Call it mother’s intuition, call it logic, I believe it was divine intervention—I knew without a doubt my daughter had jumped in.
I yelled above the Beach Boys music, my words laced with fear. “Paul, I think Gracie went on that ride!” I pointed in the direction I thought she’d headed, running away from him and toward the ride at the same time. That got his attention. He turned away from watching water-park boogie-boarders, his head darted back and forth—I knew he was doing what I had done only seconds before—silently counting our children and looking for our little girl.
Running towards the crowd of bathing suit clad people, I pushed and shoved, squeezing myself in front of at least a hundred people in the sultry Texas heat—daring anyone to stop me. Finally reaching the very front of the line I yelled to the attendant, “I need to jump in. My little girl might be out there.” He gave the coveted head nod and in seconds a huge wave came roaring towards me, launching me into the not-so-Lazy River ride.
Like a snake, the Lazy River winded its way through the amusement park, riding me in its current. Exits peppered throughout, that is if you’re strong enough to make your way to them. A grown man couldn’t stand in place—the current is much too strong. At about four-feet-deep, it wasn’t possible our five year old could touch the bottom without going under. My eyes scanned the surface for a bobbing blond ponytail. People quickly floated by, bumping up against me on a freeway of colorful blow-up alligators, lions, and inflatable chairs. I could barely breathe, trying not to think of the possibility of my baby girl being trapped underneath one.
I could hardly think, let alone pray. Yet, I knew I needed God’s help. “Put your angels around her Lord. Put your angels around her Father. Please put your angels around her.” Over and over I whispered the prayer and mantra of a frantic mother who had lost her child—while battling the urge to collapse and cry.
If our children get lost they’ve been taught to look for a grandma-figure for help, someone with tender eyes, soft hugs, and a caring way about them. Would my daughter remember what we’d taught her?
Making my way around to the end, panic set in. Where is she? The Fourth of July crowd seemed to have grown larger. I began to lose hope.
Then I spotted her.
About fifty-yards from me, she stood like a drowned rat, stray golden locks pasted to her flushed face. An older woman was comforting her, wrapping her in an embrace. Even at a distance, I could see my little girl was crying. My daughter had found a grandma.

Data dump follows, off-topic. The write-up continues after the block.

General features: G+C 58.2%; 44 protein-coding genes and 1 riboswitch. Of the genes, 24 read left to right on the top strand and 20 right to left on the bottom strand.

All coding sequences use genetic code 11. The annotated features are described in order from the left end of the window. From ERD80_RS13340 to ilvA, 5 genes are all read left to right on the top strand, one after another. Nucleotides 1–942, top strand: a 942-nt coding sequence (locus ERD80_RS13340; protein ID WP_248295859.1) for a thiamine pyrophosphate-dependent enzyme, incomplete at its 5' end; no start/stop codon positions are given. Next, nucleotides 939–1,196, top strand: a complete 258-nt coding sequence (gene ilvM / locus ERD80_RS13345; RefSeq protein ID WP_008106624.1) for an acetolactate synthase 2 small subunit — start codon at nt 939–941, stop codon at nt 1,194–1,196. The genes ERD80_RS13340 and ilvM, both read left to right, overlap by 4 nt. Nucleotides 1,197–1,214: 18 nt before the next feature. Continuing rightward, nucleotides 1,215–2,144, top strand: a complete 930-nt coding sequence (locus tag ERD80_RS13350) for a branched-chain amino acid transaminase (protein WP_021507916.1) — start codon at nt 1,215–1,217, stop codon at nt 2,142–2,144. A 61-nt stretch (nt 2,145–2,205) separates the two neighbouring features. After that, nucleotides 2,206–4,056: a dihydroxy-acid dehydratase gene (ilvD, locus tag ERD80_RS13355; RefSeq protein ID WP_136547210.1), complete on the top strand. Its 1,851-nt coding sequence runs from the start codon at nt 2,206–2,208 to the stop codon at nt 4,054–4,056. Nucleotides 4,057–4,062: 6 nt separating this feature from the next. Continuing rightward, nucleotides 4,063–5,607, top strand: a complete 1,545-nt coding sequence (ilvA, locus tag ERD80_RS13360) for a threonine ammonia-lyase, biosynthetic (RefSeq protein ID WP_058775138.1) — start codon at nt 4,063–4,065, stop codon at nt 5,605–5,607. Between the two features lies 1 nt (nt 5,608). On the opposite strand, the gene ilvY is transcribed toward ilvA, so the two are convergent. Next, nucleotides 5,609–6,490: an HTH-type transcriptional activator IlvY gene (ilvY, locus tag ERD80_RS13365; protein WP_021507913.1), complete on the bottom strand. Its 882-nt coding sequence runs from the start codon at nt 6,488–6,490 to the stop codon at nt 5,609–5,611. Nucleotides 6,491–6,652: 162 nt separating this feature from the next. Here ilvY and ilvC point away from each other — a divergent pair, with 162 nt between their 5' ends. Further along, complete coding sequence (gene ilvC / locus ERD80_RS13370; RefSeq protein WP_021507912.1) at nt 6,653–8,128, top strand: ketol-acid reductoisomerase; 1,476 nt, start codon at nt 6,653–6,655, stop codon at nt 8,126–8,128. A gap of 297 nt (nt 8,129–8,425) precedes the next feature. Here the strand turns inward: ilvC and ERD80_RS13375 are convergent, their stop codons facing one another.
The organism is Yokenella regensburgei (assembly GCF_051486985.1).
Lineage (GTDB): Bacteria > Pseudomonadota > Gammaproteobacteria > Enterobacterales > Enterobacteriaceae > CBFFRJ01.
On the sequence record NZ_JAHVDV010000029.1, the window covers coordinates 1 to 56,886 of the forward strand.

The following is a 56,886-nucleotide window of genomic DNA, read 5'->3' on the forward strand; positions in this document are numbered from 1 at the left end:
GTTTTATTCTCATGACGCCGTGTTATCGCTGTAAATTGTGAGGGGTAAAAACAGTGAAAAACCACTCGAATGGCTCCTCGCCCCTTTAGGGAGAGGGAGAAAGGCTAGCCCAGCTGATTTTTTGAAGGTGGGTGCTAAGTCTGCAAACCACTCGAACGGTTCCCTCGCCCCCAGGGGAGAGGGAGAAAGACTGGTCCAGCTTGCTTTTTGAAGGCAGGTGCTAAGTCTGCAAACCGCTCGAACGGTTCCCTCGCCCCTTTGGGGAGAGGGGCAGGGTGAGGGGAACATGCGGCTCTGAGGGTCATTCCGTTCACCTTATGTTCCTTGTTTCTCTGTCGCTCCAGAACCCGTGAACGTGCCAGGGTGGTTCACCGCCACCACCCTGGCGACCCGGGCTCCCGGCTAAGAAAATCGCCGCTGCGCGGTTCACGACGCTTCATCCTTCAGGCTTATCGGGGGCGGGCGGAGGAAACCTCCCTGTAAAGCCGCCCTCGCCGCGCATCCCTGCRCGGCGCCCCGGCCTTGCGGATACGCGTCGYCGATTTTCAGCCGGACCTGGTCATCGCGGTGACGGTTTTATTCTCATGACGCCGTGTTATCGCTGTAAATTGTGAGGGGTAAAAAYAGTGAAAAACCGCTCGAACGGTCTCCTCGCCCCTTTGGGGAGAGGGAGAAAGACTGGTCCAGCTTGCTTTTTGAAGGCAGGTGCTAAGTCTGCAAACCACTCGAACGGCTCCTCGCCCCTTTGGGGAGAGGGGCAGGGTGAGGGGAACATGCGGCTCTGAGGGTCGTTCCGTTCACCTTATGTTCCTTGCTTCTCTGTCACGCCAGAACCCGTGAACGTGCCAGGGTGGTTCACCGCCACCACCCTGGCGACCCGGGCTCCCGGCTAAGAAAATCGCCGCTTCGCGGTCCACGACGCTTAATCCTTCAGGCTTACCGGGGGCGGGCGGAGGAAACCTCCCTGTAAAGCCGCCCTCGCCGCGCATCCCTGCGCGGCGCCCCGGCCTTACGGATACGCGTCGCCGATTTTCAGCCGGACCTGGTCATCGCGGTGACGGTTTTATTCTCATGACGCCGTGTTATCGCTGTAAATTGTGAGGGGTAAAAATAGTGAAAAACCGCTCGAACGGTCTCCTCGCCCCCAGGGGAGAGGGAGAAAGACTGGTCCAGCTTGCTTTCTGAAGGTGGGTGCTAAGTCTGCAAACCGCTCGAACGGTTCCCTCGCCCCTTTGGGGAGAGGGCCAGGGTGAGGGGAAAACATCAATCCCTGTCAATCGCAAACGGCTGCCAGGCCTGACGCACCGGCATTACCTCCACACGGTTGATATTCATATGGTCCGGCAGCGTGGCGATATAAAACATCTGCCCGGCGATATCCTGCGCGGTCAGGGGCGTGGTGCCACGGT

I ran to them and dropped to my knees, throwing my arms around my wet little love. Her tears flowed freely now, while I cooed in her ear, “Gracie, you’re okay honey. I’m right here. Don’t cry sweetheart.” I looked up at the deep wrinkled face of our little girl’s rescuer. “You’re an angel.” I whispered to this stranger.
Looking up into the warm eyes of Grace’s hero, my voice shaky, revealing the fear I’d just experienced, “I asked God to put angels around her. You’re an answer to prayer.”
To me, she was an angel in the sense that she’d been the helping hands and divine answer to my anxious prayers that day. The older woman smiled at me. “Your daughter was struggling in the current. I reached out to help her and—“
My husband interrupted our reunion for one of his own and scooped Grace up into his arms. Somehow in this bulging holiday crowd he’d found us. I was almost as relieved as our daughter was. A group-hug was in order. Remembering our rescuer and my manners I turned back around to begin introductions.
“Honey, this is the woman who found Gra—” but she was no longer there. Where had she gone? I was disappointed she’d walked away before we could talk more.
Later that night, Grace cuddled up beside me outside on a blanket. We sat together eating BBQ and watching fireworks explode in the purple night sky. She shared with me a little more about this woman who had snatched her out of the water. “Mommy, when she helped me she told me not to be afraid. She asked me my name and when I told her it was Grace she said, “Your name is Grace because the grace of God is with you.””
My breath caught in my throat.
It was clear to me now. Our daughter’s hero hadn’t walked away. She wasn’t swallowed up by the Fourth of July crowd. An angel had been sent to help us—clothed in the body of a grandma. My frantic-mama prayers were heard and answered. God’s grace poured out on our Grace who once was lost but now was found.
Let us therefore come boldly to the throne of grace that we may obtain mercy and find grace to help in time of need. (Hebrews 4:16) NKJV